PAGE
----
A U.S. government audit on Friday found inadequate monitoring of American weapons sales to Persian Gulf countries with questionable human rights records or recent clashes with protesters.
The Government Accountability Office said gaps in the State and Defense departments' monitoring of equipment after it's sold leaves technology such as night-vision devices "prone to diversion." It also looked at equipment such as medium range air-to-air missiles and javelin missiles.
U.S. arms deals are likely to increase with Gulf countries concerned about Iranian intentions and how the withdrawal of American troops from Iraq will affect the stability of the region.
The issue is also sensitive because of a proposed $53 million arms deal with Bahrain.
The State Department says the deal is solely for Bahrain's external defense and that the U.S. will monitor the use of all transferred equipment. But the department has held off on a final decision ahead of a Bahraini probe into the government's crackdown on protesters earlier this year. The findings of that investigation are expected to be released next week.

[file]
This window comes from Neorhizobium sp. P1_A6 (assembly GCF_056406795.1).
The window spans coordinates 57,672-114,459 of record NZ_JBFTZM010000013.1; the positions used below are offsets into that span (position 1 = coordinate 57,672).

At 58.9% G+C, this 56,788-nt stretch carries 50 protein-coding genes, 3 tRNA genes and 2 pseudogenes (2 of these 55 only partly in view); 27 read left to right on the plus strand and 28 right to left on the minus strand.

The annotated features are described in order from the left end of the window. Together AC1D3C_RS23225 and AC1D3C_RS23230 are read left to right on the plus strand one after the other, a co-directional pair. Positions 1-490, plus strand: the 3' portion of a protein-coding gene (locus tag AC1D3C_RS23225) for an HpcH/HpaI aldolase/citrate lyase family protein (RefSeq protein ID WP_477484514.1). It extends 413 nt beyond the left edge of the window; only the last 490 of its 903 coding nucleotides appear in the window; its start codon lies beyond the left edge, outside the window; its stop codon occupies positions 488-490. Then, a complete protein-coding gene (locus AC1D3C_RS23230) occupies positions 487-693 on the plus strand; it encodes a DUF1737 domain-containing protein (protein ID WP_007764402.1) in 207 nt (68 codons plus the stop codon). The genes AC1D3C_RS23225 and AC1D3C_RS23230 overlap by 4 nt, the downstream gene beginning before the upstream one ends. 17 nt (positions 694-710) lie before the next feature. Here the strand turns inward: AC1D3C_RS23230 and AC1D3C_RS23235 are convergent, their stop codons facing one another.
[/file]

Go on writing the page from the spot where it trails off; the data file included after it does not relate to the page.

Still, the GAO's 67-page report expressed concerns with how the U.S. government ensures the proper use of military equipment sold to countries such as Bahrain, Kuwait, Oman, Qatar, Saudi Arabia and the United Arab Emirates.
It noted that the State Department has conducted human rights vetting for hundreds of individuals and units receiving U.S.-funded training in the Gulf. But it hasn't undertaken similar vetting for recipients of about $188 million of U.S.-funded equipment in Bahrain and Oman. It also cited shortcomings in post-shipment inspections.
"Such vetting is especially critical given Bahrain's use of its security forces to quell public demonstrations," the report said.
The State Department did not immediately comment on the report.
The department said last month that the review and monitoring of defense trade is integral to ensuring that weapons are delivered in compliance with U.S. law and foreign policy goals. All possible violations are investigated, the department said, and infractions can warrant increased monitoring, suspension of future deliveries or even a ban on new weapons sales or maintenance agreements with countries.